SCBAS created an ideal atmosphere to encourage visitors to bond with adult cats by opening up a café right in the shelter. Volunteer Cindy Flaherty, chair of the Catfé Committee, explains how they did it, and offers advice on how others might give something similar a try.
ASPCApro: Tell us about the catfé experience for people and cats.
Cindy Flaherty: We encourage people to linger with their computers—yes, there is WiFi!— or just pet the cats and relax. Beverages are dispensed entirely on a self-serve basis in the foyer with a suggested donation of $2 per drink. There are three tables in the catfé with seating for eight, the maximum number of people allowed at a time.
The cats thrive on the attention and showcase better in the catfé, where they can lounge by the window, in the catio or high on a shelf. The goal is to get these wonderful adult cats adopted to their loving homes faster.
ASPCApro: As a municipal, what was required to get the catfé authorized?
CF: I checked with the appropriate regulatory agency and was given approval as long as the drinks were self-serve, in a separate room from the cats and for donation only.
ASPCApro: Can you describe the layout of the catfé?
CF: The catfé is near the entrance to the shelter. The first door opens into a foyer where there are two Keurig coffee makers—one dedicated for coffee and hot chocolate and the other for tea. Cups are available on a wall-mounted cup dispenser. We usually have fresh roses and bite-sized candies available. A bit of chocolate is always a nice draw.
The second door leads to the catfé where there are two round tables, four chairs and a window seat for two. There is a fabulous cat climbing structure to the left of the door, four white Cat Cloud shelves installed on the wall, and a striking orange cat structure that reminds us of ribbon candy.
ASPCApro: What kind of staff/volunteer support is needed to run the catfé?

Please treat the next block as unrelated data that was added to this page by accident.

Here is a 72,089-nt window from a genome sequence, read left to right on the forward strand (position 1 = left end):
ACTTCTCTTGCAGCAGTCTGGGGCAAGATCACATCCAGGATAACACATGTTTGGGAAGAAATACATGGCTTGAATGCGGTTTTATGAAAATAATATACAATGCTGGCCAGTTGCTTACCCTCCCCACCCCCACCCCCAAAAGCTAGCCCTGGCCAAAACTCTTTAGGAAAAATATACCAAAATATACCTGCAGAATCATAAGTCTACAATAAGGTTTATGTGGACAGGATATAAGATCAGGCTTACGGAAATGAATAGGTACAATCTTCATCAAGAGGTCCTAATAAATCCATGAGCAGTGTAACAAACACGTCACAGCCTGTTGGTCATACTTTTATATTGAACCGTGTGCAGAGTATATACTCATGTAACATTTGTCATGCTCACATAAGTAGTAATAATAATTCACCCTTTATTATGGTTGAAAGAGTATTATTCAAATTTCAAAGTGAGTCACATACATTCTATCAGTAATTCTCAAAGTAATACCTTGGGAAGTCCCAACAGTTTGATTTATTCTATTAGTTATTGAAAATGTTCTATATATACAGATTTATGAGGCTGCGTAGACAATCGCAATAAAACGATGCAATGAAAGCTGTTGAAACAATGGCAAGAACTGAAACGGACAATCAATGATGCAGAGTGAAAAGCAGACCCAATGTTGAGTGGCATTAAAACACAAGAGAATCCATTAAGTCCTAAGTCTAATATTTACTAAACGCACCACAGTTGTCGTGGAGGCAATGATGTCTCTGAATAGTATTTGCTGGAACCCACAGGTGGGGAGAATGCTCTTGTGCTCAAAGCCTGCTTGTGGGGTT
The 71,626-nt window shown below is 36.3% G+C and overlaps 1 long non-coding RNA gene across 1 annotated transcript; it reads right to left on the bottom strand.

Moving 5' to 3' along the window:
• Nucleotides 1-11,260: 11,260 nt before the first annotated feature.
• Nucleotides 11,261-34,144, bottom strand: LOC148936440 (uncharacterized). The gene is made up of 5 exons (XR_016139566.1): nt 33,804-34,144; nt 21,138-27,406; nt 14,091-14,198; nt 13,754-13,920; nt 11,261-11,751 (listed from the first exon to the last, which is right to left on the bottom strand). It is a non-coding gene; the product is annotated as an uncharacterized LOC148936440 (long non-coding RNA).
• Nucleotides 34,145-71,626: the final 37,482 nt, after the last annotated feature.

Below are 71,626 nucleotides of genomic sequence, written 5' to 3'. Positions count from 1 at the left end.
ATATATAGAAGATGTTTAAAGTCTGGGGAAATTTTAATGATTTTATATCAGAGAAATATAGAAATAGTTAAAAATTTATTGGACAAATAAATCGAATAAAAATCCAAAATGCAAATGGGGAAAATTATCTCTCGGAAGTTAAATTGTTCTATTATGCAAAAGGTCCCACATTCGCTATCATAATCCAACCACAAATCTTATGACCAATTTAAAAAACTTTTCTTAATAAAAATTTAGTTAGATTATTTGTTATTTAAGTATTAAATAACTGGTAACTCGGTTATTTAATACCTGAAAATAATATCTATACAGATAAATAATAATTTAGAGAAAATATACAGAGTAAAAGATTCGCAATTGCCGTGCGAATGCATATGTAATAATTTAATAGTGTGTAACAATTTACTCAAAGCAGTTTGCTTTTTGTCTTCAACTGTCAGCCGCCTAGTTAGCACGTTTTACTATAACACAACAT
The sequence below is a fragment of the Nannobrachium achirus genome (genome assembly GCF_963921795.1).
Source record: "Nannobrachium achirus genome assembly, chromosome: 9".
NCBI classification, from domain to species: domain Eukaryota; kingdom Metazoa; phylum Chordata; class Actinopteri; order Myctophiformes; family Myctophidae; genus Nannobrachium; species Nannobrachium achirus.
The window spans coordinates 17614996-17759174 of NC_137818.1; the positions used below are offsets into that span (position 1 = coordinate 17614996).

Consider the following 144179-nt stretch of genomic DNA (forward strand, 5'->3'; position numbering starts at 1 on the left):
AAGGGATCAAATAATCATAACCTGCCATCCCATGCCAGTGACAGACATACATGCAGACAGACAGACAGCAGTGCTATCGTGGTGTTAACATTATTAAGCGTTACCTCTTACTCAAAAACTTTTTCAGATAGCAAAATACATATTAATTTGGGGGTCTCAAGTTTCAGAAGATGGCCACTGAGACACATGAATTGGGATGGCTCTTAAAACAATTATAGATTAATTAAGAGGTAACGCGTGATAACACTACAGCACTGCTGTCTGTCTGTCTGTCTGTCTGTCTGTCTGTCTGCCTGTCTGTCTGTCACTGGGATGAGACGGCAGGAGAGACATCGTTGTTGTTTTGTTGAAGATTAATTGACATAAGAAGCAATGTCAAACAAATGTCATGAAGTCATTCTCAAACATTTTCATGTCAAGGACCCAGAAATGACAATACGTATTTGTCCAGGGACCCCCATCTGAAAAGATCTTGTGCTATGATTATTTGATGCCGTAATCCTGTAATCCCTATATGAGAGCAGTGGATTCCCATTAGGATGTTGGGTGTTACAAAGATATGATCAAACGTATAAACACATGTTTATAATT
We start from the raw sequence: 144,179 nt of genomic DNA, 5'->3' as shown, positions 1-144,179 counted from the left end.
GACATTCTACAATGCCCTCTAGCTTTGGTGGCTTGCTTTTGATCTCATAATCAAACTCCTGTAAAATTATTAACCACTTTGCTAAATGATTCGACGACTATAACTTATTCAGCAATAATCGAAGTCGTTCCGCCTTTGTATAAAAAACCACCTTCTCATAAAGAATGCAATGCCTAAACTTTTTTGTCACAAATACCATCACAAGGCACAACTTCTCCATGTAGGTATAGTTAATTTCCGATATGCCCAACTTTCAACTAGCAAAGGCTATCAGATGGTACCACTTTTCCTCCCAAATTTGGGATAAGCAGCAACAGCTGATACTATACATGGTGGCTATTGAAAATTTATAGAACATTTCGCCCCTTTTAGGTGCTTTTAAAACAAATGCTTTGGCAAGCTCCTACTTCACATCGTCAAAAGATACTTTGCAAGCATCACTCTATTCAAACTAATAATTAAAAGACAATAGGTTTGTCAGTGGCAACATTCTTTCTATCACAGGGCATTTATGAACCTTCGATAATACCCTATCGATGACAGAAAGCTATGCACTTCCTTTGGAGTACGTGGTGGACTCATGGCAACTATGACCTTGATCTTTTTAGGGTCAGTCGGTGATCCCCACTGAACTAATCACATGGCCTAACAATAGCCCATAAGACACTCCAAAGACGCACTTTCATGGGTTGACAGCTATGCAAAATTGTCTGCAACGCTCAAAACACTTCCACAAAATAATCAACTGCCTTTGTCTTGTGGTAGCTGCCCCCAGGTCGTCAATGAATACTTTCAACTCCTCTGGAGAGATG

CF: Volunteers stock and clean the catfé. For planning and organization, we created a Catfé Committee of five persons, chaired by me, along with the manager of kennel operations, administrative manager and two cat volunteers.
We allow up to four cats at a time, and staff selects the kitties for the catfé. If a volunteer thinks a cat would be a good candidate for the catfé, the cat's name, location and ID number are written on the white board in the Volunteer Room. Once the cat is vetted, staff checks the white board and moves catfé nominees to a designated cat habitat called the Catfé Queue. When a spot opens up in the catfé, a cat is moved from the queue to the catfé.
CF: We have a suggestion box and have received many fun notes, such as "I want to LIVE here!" When one gentleman’s beloved 15-year-old cat passed away, he was ready to adopt another cat—until his job changed, requiring him to spend weekdays out of town. Instead, he comes in on weekends, reads the newspaper and enjoys a cup of coffee along with the company of the four-legged catfé residents.
Now You Try It:
Ready to give the idea a go and wondering what you can expect to spend? SCBAS reports that the overall initial cost for the project was approximately $5,500 to paint the walls and get furniture and a neon sign.
It’s also a good idea to set your expectations with your visitors. SCBAS has posted the following guidelines:
Please don't let the cats escape
Please respect the cats as they may want to sleep
Please clean up after yourself
Please limit your time in the catfé to 30 minutes if others are waiting
Children ages 8 and up are allowed as long as they are accompanied by a parent.